This article was original published in The World Today, the magazine of Chatham House.
With federal elections taking place in September, a visitor to Berlin might expect the city to be a hotbed of controversy, with a lively campaign to challenge the policies of Angela Merkel, and to present rival visions for the European Union of the twenty-first century.
Berlin is at the heart of a drama that still has the potential to tear the euro zone apart. Major decisions need to be taken on far-reaching proposals for banking union, and to turn the currency area into a sustainable economic and monetary union.
But the visitor to Berlin will find the city weirdly detached from this political drama. As usual, Berliners have disappeared for their summer holidays. Most of the electoral battles are being fought not in the capital, but in constituencies across the country. The euro is absent. The talk is of snooping by U.S. and British intelligence agencies, the cost of energy, and a drone that would never have flown in German airspace.
Since the euro crisis began, many governments across Europe have been swept from power. France last year saw a presidential campaign heavily focused on Europe, and calls for alternatives to austerity have grown ever louder. So why is it that Germany, the country that is key to solving the euro crisis, seems immune to this polarization of views on the future of economic and monetary union, and the European Union as a whole?
Partly it has to do with the opposition Green and Social Democratic (SPD) parties struggling to differentiate their euro policies from Merkel’s coalition government of Conservatives (CDU, CSU) and Free Democrats (FDP). Both Greens and the SPD supported all the major euro rescue measures. Germany does not – yet – have a strong anti-euro or nationalist party in the Bundestag. The Left Party, a stronger critic of the government, recently confirmed its overall commitment to the common currency. And newcomers, such as the anti-euro “Alternative for Germany” party, get a lot of media attention but have yet to prove their potential at the ballot box.
Meanwhile, Germans are still not feeling the pinch. On the contrary, they continue to hear good news about strong exports and high employment. Their country is courted by the world’s most powerful leaders – within a month, both Premier Li Keqiang of China and U.S. President Barack Obama visited Berlin – and they really feel that Germany is contributing to alleviate the woes of their fellow Europeans in other euro zone countries. From a tactical point of view, the coalition government would be mad to spoil this general mood of complacency by addressing the downsides of the “German model” for fellow euro zone countries in the midst of an election year.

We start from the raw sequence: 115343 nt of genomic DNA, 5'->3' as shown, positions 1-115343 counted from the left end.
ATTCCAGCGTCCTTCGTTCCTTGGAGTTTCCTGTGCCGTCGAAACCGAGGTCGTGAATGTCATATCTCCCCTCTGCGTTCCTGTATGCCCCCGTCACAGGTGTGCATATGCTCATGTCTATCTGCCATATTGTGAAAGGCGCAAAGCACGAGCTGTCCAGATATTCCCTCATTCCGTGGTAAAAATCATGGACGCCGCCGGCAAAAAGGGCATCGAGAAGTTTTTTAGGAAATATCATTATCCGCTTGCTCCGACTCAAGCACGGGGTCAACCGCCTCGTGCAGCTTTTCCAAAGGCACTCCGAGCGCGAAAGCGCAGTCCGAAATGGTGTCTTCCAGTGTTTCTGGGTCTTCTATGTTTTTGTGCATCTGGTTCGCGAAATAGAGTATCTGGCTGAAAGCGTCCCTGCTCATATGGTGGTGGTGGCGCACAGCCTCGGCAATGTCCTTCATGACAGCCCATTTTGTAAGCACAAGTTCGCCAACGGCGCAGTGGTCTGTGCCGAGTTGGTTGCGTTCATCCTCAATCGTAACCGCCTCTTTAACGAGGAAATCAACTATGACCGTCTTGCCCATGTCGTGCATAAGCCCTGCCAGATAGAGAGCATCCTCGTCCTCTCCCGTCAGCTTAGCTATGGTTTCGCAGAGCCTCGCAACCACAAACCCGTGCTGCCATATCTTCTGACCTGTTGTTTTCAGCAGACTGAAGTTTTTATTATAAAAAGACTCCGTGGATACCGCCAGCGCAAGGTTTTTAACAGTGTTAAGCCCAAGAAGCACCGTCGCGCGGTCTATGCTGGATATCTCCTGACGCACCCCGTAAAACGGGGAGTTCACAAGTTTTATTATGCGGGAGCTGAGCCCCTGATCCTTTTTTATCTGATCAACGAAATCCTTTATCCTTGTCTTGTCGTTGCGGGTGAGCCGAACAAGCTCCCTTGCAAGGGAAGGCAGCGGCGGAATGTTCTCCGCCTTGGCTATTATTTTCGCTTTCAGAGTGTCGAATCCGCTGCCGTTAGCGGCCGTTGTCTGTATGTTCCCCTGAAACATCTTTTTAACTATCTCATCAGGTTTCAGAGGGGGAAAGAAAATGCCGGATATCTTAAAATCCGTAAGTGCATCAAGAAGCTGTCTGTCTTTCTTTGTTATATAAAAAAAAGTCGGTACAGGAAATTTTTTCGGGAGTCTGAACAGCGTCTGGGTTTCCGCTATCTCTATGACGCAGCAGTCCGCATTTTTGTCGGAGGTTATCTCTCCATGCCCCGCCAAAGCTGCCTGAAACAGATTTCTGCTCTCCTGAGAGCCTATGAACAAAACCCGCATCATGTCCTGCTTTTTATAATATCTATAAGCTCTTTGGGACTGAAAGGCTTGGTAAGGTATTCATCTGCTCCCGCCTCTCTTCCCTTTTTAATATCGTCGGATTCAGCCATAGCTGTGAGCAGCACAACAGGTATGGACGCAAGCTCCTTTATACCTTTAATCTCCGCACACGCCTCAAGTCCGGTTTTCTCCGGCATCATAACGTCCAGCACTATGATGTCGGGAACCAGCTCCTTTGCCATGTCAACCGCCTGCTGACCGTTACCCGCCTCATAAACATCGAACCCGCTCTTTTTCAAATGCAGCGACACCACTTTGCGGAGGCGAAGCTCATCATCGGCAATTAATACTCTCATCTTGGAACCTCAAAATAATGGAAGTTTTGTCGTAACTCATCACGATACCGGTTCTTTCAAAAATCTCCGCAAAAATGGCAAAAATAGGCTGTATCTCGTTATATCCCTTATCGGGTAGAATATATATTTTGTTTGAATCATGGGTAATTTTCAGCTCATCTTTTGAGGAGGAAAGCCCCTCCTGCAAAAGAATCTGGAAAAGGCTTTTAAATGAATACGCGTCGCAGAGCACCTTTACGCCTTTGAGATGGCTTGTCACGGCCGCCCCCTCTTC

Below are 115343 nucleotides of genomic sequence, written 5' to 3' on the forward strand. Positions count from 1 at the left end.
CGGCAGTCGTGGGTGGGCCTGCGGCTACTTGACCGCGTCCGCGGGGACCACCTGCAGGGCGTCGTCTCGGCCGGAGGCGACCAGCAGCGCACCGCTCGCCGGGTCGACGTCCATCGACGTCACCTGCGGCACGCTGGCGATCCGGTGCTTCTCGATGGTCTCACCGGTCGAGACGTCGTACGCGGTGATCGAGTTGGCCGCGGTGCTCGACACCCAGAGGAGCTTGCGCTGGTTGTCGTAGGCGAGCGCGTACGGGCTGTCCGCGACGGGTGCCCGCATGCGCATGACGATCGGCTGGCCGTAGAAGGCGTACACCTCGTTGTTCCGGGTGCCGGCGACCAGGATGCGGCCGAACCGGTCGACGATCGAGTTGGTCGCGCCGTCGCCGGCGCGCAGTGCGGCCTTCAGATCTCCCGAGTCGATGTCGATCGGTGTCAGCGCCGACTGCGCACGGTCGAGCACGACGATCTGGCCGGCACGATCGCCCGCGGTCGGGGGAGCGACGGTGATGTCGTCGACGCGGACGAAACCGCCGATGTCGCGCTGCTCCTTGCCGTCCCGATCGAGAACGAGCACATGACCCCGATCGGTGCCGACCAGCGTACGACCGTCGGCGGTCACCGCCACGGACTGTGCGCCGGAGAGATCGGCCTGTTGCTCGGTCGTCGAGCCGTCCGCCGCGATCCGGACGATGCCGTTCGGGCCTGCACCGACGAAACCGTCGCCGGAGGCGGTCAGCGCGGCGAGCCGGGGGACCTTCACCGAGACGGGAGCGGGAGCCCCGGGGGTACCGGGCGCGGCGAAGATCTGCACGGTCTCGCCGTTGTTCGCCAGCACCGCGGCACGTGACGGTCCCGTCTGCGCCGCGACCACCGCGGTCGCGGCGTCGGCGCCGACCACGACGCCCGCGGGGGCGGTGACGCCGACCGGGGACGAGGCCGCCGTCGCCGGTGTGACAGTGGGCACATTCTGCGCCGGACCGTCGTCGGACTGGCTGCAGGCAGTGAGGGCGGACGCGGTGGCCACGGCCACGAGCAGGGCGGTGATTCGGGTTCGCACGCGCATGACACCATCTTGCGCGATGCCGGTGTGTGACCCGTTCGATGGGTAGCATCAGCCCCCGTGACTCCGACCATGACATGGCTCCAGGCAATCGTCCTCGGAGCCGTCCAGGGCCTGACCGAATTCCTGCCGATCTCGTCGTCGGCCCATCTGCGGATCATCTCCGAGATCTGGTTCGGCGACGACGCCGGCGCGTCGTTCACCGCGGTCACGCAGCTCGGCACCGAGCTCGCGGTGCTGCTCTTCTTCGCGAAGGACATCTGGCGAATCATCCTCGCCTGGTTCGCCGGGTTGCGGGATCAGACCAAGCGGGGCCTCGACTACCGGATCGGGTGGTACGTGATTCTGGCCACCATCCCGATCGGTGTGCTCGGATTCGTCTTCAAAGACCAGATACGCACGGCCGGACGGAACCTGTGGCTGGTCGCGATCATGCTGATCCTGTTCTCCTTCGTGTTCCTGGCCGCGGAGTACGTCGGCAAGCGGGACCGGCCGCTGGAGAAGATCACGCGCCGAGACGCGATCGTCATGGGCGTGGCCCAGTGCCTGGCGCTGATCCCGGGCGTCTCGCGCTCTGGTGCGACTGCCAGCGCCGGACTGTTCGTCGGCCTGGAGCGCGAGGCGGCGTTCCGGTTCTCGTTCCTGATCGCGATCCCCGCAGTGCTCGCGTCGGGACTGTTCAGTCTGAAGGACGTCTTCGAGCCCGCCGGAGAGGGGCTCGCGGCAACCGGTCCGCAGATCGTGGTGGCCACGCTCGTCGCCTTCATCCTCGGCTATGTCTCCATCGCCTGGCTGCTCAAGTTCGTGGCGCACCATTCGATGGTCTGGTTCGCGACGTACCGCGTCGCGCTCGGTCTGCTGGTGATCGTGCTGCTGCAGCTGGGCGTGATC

The lady polarizes international commentary and, for many observers abroad, she is the key to explaining German power. But arguably, there is too much focus internationally on the Merkel factor. She has in fact benefited from a favorable economic and political environment and a set of circumstances only partly shaped by her government.
At the moment three of Germany’s major political battlefields are in rare state of overall agreement – nuclear power, the shape of Germany’s social market economy, and its role in global security.
In 2011, following the Japanese nuclear reactor disaster, Merkel’s government decided to abolish nuclear power, a measure passed by a vast majority in the Bundestag.
This was an opportunistic move to reap the benefit of decades of campaigns by civic movements and the Green Party, and of previous steps undertaken by the coalition of SPD and Greens under Chancellor Gerhard Schröder.
A decade ago this same red-green coalition pushed through the then heavily contested Agenda 2010 to modernize the German economy.
The eventual success of this program helped the Merkel government to guide Germany through the crisis.
And, finally, Germany’s abstention at the UN Security Council on Libya in 2011 and its reluctance to arm the Syrian opposition created trouble for Berlin with its European and transatlantic partners, but its effect domestically was to start healing the wounds of Germany’s engagement in Afghanistan.